Archiving Stonework




Jasmine Tomys

Archives come in many shapes and sizes and our A1 archive is no different. Over the course of the project, we have encountered many types of materials, and possibly one of the most difficult type of artefact to package and archive is the stonework.

We uncovered several tons of stonework during the project ranging from the tiniest of whetstones to the bridge abutment stone you see pictured.


Why is stonework important to an archive?

Like all other artefacts, stonework can give a good indication of how people were living at the time, the daily practices they were undertaking, the tools and materials they used and the architecture that surrounded them.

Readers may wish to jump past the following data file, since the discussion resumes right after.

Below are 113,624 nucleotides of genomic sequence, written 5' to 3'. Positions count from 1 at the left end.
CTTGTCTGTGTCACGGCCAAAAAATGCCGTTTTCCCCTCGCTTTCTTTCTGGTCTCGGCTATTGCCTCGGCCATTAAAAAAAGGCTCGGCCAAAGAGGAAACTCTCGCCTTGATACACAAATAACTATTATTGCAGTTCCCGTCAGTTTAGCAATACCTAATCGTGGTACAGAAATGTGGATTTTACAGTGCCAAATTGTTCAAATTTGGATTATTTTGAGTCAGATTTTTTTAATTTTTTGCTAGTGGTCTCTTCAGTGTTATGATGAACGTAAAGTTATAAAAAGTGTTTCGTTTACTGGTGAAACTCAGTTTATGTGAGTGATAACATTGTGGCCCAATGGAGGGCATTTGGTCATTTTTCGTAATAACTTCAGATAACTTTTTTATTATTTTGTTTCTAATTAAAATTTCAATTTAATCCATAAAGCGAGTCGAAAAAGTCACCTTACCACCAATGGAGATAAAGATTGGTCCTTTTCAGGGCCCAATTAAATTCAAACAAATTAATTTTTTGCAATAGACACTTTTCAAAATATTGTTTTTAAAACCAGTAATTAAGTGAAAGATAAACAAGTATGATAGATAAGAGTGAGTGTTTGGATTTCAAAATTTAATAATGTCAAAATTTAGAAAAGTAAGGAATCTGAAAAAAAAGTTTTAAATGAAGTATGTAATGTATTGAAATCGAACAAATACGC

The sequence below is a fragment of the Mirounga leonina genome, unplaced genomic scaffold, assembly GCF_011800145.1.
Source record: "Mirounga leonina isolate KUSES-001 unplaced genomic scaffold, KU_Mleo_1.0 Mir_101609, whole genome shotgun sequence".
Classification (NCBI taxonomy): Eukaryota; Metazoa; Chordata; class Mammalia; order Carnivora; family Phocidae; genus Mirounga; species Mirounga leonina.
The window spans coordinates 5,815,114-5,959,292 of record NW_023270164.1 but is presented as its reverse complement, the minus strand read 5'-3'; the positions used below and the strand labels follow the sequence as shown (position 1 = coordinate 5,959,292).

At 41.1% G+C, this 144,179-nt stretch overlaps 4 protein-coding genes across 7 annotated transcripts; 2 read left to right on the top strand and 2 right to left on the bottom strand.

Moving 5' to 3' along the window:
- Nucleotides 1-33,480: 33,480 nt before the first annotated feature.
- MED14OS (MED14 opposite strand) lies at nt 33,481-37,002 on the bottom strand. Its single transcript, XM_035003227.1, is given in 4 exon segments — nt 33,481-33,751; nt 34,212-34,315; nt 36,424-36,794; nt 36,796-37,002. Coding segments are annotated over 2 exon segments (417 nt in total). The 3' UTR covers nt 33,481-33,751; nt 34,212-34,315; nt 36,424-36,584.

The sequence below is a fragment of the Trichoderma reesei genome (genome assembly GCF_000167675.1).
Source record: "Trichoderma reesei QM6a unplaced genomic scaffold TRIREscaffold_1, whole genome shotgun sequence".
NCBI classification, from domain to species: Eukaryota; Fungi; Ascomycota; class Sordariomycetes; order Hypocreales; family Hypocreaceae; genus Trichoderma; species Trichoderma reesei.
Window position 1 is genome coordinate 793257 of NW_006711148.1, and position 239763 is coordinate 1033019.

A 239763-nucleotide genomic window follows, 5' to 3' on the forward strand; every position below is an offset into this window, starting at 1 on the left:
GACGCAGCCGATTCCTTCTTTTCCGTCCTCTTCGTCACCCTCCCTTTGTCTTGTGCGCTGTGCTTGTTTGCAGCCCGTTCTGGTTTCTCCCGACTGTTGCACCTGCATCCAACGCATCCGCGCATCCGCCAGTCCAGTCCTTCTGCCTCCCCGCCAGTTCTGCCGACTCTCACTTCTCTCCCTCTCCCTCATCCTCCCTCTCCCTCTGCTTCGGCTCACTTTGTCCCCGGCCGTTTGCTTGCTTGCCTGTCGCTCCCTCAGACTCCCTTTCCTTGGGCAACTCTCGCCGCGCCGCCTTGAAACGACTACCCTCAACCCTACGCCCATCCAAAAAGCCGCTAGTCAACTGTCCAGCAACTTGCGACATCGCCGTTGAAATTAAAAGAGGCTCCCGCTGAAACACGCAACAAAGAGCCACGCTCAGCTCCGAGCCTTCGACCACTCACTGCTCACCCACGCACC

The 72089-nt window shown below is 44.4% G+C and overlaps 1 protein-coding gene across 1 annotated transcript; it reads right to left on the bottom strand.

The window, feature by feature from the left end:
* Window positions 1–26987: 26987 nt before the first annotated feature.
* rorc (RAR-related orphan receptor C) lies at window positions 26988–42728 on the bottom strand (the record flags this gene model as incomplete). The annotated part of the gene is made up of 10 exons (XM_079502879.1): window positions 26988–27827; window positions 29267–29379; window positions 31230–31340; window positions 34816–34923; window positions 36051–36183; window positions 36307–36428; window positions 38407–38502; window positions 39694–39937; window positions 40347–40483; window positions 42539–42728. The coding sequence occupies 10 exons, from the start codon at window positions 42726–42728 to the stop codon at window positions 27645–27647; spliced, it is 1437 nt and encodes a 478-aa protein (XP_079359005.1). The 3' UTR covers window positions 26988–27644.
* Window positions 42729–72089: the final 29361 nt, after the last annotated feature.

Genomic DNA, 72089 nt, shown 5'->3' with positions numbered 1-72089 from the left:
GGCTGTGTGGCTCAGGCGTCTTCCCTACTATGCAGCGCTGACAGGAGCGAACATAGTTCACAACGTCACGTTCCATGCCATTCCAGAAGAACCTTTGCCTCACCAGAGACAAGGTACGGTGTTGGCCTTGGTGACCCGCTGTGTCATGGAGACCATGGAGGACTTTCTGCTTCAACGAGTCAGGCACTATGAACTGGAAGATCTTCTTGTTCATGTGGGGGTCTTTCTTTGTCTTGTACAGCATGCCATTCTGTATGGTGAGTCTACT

How is it stored?

The smaller stonework, like everything else, is bagged and packed in archive boxes to protect it from being damaged by external elements. This is very different for the large pieces of stonework, some of which are over 1m in length and can’t be lifted without the help of machinery. Labels listing project details are tied to the objects to make it easy to spot important information about them when in storage. The stonework items are then placed onto pallets which distribute the weight and make them easy to manoeuvre around our store, using a pallet truck and while wearing steel-toecap boots of course. Archaeologists need to be protected too!


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